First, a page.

Salavat Yulayev vs. Atlant - KHL - Russian crash reaction

In a year of hockey tragedy, fans and players will look to the game to heal together


The hockey community whether it’s that amongst the players or the fans is a very tightly knit one. The players’ bond with each other is as strong as any in professional sports and the fans’ love for the players and for each other is one that’s rivaled by very few in the sports community. Having a year like the hockey world has had this year is one that would test the limits of most anyone.

First there was the saddening suicide of minor league Sharks forward Tom Cavanagh in January. In May, Rangers enforcer Derek Boogaard was found dead in his Minnesota apartment having died from a toxic mix of painkillers and alcohol. In the last few weeks we’ve had the gut-wrenching deaths of tough guys Rick Rypien and Wade Belak to sort through and try to figure out what it is that’s causing guys so young to either die or take their own lives too soon.

While many were still grieving over those terrible deaths, a disaster in Russia comes out of nowhere with a horrifying plane crash that takes the lives of virtually every member of KHL team Lokomotiv Yaroslavl; A team made up of many former NHL players famous and otherwise as well as other Russian professionals and junior stars.

So much tragedy, so much sadness, and so many questions left unanswered or ones we’d rather not have to hear the answers for. How can a family of hockey players, families, and fans cope with so much sadness? With so many awful things happening while there’s nothing going on on the ice, the answer for so many will be to turn their attention back to the game itself.

The cries always go up in August about how fans cannot wait until it’s October again to have the NHL, and hockey in general, back on the ice. This is the first time in a long time where hockey being played might be the only thing that helps put people’s minds at ease. While we try to stomach the unfathomable catastrophe in Russia and think of those lost and affected, their loss came while attempting to get to Minsk to begin their KHL season. Numerous lives lost all while trying to do what they love and support those who love them. It’s heartbreaking news of the highest order.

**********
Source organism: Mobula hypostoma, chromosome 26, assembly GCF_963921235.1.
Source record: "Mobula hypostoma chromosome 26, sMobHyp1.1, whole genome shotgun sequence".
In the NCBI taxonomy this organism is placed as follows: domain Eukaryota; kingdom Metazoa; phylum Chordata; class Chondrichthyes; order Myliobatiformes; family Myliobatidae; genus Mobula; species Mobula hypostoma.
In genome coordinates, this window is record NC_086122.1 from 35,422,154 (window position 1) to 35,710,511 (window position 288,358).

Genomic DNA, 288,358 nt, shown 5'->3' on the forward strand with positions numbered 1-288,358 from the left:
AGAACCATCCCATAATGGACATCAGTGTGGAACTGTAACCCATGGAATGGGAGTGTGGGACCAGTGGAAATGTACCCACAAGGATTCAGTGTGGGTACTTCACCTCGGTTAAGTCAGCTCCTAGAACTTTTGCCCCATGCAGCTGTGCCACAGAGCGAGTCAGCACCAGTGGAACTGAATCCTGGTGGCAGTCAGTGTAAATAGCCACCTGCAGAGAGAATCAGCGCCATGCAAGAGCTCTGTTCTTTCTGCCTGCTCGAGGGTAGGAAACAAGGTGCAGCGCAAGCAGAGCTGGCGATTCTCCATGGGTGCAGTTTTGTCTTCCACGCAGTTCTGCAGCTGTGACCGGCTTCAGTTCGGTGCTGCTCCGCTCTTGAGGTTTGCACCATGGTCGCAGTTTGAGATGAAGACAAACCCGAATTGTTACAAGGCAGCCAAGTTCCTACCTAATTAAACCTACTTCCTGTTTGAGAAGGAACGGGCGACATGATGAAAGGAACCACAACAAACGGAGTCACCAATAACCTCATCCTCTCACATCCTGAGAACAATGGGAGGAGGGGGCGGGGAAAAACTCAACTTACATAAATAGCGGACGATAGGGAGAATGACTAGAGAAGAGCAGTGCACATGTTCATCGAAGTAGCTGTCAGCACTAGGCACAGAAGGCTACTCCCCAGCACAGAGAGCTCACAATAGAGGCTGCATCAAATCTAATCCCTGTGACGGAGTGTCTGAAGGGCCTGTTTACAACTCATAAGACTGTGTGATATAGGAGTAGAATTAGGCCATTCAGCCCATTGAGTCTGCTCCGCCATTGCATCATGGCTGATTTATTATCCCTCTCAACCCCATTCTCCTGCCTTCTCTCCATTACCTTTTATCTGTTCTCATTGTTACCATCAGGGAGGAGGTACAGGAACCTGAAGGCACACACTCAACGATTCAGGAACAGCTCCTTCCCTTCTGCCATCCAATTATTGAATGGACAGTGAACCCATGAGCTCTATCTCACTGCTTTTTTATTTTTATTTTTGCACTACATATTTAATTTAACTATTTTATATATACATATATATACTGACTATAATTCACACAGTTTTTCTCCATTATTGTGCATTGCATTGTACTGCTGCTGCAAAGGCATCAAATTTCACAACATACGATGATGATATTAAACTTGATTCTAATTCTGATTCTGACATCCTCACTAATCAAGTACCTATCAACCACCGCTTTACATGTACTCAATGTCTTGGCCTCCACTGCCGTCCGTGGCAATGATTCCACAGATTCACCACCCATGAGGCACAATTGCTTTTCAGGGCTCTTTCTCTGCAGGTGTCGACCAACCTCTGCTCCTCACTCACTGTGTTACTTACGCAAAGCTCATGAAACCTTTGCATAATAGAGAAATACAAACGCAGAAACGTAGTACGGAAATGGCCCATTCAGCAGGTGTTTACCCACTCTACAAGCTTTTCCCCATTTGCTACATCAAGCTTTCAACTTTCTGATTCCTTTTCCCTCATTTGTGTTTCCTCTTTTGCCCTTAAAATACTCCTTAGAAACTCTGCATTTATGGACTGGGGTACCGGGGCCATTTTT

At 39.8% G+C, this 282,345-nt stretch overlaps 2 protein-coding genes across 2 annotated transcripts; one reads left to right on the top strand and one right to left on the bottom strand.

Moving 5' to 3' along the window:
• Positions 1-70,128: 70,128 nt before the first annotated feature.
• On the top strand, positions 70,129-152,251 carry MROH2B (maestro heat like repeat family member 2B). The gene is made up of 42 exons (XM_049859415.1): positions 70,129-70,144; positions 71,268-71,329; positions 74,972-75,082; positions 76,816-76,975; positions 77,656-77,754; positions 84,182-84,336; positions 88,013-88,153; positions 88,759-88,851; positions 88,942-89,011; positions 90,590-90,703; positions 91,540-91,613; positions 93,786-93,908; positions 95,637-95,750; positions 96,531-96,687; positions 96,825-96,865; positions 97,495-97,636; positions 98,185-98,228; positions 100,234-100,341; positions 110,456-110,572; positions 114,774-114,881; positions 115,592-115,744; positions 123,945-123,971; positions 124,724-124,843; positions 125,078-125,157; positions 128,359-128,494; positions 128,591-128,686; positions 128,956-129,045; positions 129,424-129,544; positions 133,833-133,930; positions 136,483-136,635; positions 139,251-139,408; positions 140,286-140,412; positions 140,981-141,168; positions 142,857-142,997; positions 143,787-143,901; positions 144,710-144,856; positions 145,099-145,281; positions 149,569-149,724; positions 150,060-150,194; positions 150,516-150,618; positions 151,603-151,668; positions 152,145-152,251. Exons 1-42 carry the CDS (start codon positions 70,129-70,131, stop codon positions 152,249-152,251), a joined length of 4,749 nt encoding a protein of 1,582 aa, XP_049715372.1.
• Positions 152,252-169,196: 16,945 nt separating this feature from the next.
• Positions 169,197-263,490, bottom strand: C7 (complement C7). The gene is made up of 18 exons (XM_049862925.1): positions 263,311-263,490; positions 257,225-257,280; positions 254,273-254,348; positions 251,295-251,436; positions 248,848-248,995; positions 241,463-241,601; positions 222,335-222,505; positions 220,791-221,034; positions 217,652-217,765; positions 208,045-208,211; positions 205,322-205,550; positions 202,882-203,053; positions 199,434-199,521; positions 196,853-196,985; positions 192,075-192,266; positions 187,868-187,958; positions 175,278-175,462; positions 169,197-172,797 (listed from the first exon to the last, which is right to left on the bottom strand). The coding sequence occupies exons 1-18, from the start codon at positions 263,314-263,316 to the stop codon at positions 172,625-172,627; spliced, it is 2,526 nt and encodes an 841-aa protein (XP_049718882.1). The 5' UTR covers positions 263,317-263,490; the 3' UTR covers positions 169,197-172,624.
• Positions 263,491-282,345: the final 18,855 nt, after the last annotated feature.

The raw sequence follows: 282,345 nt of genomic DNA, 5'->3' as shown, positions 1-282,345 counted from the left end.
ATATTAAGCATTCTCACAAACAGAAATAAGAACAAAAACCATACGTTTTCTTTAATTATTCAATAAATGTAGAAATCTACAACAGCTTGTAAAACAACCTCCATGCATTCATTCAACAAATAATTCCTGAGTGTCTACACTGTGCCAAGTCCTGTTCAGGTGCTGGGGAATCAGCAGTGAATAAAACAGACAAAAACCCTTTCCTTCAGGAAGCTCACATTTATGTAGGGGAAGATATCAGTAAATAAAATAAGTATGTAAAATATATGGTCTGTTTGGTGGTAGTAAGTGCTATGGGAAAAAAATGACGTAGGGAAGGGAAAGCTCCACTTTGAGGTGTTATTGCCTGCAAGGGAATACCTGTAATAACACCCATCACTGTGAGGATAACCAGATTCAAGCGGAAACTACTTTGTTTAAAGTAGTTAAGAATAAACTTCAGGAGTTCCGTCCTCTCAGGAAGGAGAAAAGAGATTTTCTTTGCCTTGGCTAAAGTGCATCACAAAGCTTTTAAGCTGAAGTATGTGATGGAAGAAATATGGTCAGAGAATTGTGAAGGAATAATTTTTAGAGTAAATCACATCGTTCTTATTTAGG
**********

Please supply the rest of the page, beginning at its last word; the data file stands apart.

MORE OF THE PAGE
What we can all take away from this summer of horror is to appreciate all that we do have. Times like these even outside this realm of hockey are hard for a lot of people and hockey can provide their escape from the harshness of reality. Events like these remind us that we’re all trying to live the dream one way or another.

Embrace every day as a new and beautiful one and be thankful for what you do have and the people you do have in your life. Tell your loved ones that you’re thinking about them. Wish someone well on a new endeavor and hope that they’ll come away better for it. Tell someone important to you that you love them. We can be thankful that we’ll have an escape from all this sadness and unbelievable tragedy soon enough, but the players are people just like we are just the same and they’ll be in mourning just as we are.

We’re all feeling the pain again today and this summer is one that won’t be forgotten, but perhaps we can all grow together stronger through all of this. Making an already close-knit hockey family even stronger can’t be a bad thing.

Torres suspended pending hearing

Raffi Torres, Cory Schneider
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According to TSN’s Darren Dreger, Raffi Torres has been suspended pending his disciplinary hearing with the league for his hit on Ducks forward Jakob Silfverberg.

Torres was assessed a match penalty for targeting Silfverberg’s head on Saturday night.

The 33-year-old missed all of last season with a knee injury, and it looks like the start of his regular season will be delayed once again.

Head coach Bruce Boudreau said that Silfverberg could have come back into the game, but he was held out for precautionary reasons.

Ducks center Ryan Kesler didn’t hide his feelings after the contest.

“(Torres) is the same player every year,” Kesler told reporters. “He needs to learn how to hit. That has no part in our game anymore.”

Oilers place Scrivens on waivers

Jordan Martinook, Ben Scrivens
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The Edmonton Oilers placed Ben Scrivens on waivers on Sunday.

Should he go unclaimed, the 29-year-old will be sent to the American Hockey League.

It looks like Edmonton will enter the regular season with Cam Talbot and Anders Nilsson as their goaltenders.

Scrivens was the team’s number one goalie last year, but his overall numbers were among the worst for starting goaltenders in the NHL.

He had a 15-26-11 record with a 3.16 goals-against-average and a .890 save percentage in 57 games last season.

Scrivens is scheduled to make $2.3 million in the final year of his contract.

If he does end up in the AHL, the Oilers will carry $1.35 million of dead money on the salary cap.

The move comes one day after Edmonton placed Nikita Nikitin on waivers.

The 29-year-old officially cleared on Sunday afternoon.